I do not think that my university was particularly pleased when the published interview appeared in a Norwegian newspaper a few days later. It described “a grumpy Swedish professor with the looks of an outdated wrestler,” which hardly communicated the marketable glory and status of which society is so fond. In this case, however, the reality was different from this widely marketable but illusory honor and glory. The reality was indeed a grumpy professor with the wrong looks and the wrong knowledge, who was not in the least tempted to flirt with opportunism and flawed assumptions, even though both of which no doubt would have offered career brownie points.
On a more personal note, I am content with my own life. I stand adversity by knowing what I know and constantly seeing it confirmed. This is immensely rewarding but often also saddening. To know the solution to a problem but be ignored and not allowed to help is onerous. However, I now know who I am.
It has taken a number of difficult years to get there. Importantly, there is inevitably a price to pay for this. To consistently keep integrity, standards, and an undying concern for the value of others makes a stellar academic career nigh-impossible. This is a choice that I have very intentionally made. I did not even want to become a full professor when I had accumulated enough research and experience. It took considerable convincing before I reluctantly accepted it. It was a bonus to the university to add yet another full professor to its ranks of scholars, but it really did very little for me and my own scholarly interests. I was simply not interested in the generally accepted career pattern. I have learned to decide for myself what success is. The “potential” which I may or may not have, I do not care much about. I do what I do anyway because I love doing it. Moreover, I know what the infamous rat race does to people no matter how well-intended they initially are. I have yet to meet anyone who has fared well in opting for an alluring career towards great influence and power. No one I know of has remained the same.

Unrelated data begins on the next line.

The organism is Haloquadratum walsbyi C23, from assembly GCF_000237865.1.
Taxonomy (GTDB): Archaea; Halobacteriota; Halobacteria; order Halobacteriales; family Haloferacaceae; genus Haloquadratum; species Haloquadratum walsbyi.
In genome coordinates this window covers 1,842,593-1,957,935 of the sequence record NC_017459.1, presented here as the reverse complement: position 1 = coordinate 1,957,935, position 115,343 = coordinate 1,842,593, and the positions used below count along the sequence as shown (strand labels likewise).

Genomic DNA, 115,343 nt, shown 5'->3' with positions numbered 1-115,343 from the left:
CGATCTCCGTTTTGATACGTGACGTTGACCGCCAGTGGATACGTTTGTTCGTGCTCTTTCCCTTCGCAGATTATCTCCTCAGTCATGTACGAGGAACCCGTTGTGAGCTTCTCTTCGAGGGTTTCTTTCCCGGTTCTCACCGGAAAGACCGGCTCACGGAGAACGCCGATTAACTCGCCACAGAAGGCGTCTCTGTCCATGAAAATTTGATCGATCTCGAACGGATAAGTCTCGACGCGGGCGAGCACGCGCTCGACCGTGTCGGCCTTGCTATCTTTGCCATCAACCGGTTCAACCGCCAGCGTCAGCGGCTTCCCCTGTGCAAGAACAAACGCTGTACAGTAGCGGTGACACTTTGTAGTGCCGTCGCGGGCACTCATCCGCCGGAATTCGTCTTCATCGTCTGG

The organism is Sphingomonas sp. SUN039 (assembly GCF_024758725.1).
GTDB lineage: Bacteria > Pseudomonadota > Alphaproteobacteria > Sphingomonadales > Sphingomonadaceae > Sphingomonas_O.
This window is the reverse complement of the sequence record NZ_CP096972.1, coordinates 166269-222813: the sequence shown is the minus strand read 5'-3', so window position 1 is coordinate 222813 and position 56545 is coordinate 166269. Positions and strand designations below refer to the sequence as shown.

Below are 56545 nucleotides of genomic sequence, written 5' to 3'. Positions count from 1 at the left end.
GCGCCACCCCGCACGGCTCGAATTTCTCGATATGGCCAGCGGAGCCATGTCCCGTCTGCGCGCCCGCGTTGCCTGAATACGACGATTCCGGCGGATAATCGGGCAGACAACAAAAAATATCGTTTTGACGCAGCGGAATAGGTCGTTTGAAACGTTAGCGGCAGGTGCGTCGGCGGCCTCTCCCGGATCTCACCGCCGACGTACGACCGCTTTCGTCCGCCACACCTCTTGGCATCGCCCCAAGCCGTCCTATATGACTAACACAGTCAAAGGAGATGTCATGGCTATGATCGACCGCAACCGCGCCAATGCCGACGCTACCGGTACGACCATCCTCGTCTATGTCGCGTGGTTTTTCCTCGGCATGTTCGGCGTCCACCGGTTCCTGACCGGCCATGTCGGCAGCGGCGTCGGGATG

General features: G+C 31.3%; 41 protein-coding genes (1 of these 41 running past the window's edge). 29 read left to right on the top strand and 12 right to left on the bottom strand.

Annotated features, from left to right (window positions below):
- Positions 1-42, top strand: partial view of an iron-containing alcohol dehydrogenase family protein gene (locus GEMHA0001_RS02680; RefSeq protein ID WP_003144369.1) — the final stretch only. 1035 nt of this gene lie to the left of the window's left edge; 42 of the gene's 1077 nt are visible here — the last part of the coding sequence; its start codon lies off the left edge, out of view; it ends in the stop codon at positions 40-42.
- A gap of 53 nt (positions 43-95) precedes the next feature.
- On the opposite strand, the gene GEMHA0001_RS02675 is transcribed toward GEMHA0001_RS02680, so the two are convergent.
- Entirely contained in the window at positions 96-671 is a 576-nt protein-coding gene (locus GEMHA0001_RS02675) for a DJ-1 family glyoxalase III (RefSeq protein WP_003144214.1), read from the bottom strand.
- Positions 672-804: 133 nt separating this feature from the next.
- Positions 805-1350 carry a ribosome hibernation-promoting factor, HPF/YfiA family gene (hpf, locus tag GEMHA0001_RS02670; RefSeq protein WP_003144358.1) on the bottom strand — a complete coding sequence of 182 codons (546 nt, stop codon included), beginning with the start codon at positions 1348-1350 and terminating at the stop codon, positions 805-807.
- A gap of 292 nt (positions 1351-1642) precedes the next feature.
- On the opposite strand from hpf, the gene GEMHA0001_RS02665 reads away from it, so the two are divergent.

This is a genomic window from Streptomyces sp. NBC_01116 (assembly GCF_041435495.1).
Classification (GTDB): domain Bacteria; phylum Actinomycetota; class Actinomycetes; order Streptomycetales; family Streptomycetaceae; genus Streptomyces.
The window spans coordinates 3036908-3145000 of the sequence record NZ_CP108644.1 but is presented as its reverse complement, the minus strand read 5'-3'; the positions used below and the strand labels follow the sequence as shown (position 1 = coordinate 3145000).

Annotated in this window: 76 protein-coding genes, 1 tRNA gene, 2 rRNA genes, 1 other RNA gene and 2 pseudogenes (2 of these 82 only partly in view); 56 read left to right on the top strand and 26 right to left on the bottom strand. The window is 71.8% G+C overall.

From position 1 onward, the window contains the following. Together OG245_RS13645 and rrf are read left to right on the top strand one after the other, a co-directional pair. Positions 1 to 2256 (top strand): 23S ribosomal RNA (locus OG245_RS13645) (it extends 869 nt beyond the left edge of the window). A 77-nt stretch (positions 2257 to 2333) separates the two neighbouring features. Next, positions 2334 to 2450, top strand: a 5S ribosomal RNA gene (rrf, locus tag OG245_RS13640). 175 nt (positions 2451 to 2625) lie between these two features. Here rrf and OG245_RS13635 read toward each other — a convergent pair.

I now know why. This is human nature in action. We were never designed as a species to exist in formalized organizations. We were rather designed by evolution to self-organize into groups.
Leading a life that is “different”—the inevitable fate of all who are intellectually gifted—is certainly possible. While both gifted and nongifted lives must always relate to the larger society, all of its rules and traditions cannot always apply to the intellectually gifted when seeking personal success and contentment. Society will always measure you against its illusions and its wishful thinking, but these should not define happiness and contentment for you. It seems to me that it is far better to understand limits, acknowledge the impossible, and act accordingly, than to ignore that limits exist, pretend that all things are always possible, and launch an inappropriate goose chase after unreachable goals that aren’t really yours to begin with. One is infinitely more likely to be conducive to health and relative well-being than the other.
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Selected References and Suggestions for Further Exploration